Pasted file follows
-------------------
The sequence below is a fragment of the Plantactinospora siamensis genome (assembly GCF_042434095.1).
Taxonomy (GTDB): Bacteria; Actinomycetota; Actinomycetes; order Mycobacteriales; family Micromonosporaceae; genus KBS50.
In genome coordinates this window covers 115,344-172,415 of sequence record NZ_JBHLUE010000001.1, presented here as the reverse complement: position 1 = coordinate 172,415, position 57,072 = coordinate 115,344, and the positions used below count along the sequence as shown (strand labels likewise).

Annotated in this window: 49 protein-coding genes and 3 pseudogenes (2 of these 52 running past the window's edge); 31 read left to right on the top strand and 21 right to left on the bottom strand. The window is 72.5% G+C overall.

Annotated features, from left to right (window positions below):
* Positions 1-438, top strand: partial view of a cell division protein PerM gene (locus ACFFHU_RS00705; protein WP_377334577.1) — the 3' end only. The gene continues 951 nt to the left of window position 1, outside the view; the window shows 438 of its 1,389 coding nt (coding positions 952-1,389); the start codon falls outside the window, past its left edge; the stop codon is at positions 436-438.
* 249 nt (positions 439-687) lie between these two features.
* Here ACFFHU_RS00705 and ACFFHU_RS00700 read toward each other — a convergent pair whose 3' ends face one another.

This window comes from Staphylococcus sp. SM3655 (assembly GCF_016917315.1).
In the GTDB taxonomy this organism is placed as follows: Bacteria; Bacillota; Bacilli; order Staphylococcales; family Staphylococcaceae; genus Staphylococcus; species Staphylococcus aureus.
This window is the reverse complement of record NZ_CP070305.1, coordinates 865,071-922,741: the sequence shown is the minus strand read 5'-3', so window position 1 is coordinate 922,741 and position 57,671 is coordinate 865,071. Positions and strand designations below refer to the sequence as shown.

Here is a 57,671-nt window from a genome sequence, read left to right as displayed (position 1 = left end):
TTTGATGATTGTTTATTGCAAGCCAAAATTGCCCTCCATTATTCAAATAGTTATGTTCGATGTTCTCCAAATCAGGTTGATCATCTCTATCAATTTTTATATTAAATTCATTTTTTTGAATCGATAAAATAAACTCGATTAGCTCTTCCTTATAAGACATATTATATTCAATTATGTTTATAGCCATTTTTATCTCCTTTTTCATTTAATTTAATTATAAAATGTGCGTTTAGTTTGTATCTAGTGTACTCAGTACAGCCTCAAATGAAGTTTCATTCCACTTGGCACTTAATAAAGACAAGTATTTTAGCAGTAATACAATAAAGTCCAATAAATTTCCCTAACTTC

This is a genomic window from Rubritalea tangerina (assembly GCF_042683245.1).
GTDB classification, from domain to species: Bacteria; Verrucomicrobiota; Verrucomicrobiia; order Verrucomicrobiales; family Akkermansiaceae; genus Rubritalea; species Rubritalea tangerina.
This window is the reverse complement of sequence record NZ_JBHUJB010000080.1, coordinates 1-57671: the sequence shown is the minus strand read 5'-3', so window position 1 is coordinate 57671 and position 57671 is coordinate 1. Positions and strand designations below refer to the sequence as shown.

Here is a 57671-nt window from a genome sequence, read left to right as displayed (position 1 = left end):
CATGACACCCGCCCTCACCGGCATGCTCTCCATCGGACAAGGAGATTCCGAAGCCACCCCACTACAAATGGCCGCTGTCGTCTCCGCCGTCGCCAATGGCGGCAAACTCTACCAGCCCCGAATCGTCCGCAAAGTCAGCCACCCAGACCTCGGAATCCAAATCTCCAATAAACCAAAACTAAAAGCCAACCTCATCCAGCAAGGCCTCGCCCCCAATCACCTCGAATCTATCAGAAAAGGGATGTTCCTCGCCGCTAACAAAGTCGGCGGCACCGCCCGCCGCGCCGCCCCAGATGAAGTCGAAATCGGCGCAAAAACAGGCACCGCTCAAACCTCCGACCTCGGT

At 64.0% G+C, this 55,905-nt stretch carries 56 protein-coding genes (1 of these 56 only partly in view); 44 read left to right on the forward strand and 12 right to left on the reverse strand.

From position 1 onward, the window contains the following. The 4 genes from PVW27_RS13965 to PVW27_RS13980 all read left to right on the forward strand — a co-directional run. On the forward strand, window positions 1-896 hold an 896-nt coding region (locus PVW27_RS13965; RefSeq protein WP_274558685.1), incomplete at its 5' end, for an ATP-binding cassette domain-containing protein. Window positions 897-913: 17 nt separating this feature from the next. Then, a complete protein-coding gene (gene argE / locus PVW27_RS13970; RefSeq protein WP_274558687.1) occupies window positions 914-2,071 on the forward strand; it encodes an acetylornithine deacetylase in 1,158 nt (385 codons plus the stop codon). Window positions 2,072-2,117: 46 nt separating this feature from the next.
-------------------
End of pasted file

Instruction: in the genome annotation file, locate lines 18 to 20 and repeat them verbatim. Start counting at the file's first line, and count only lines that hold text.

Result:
CATGACACCCGCCCTCACCGGCATGCTCTCCATCGGACAAGGAGATTCCGAAGCCACCCCACTACAAATGGCCGCTGTCGTCTCCGCCGTCGCCAATGGCGGCAAACTCTACCAGCCCCGAATCGTCCGCAAAGTCAGCCACCCAGACCTCGGAATCCAAATCTCCAATAAACCAAAACTAAAAGCCAACCTCATCCAGCAAGGCCTCGCCCCCAATCACCTCGAATCTATCAGAAAAGGGATGTTCCTCGCCGCTAACAAAGTCGGCGGCACCGCCCGCCGCGCCGCCCCAGATGAAGTCGAAATCGGCGCAAAAACAGGCACCGCTCAAACCTCCGACCTCGGT

At 64.0% G+C, this 55,905-nt stretch carries 56 protein-coding genes (1 of these 56 only partly in view); 44 read left to right on the forward strand and 12 right to left on the reverse strand.

From position 1 onward, the window contains the following. The 4 genes from PVW27_RS13965 to PVW27_RS13980 all read left to right on the forward strand — a co-directional run. On the forward strand, window positions 1-896 hold an 896-nt coding region (locus PVW27_RS13965; RefSeq protein WP_274558685.1), incomplete at its 5' end, for an ATP-binding cassette domain-containing protein. Window positions 897-913: 17 nt separating this feature from the next. Then, a complete protein-coding gene (gene argE / locus PVW27_RS13970; RefSeq protein WP_274558687.1) occupies window positions 914-2,071 on the forward strand; it encodes an acetylornithine deacetylase in 1,158 nt (385 codons plus the stop codon). Window positions 2,072-2,117: 46 nt separating this feature from the next.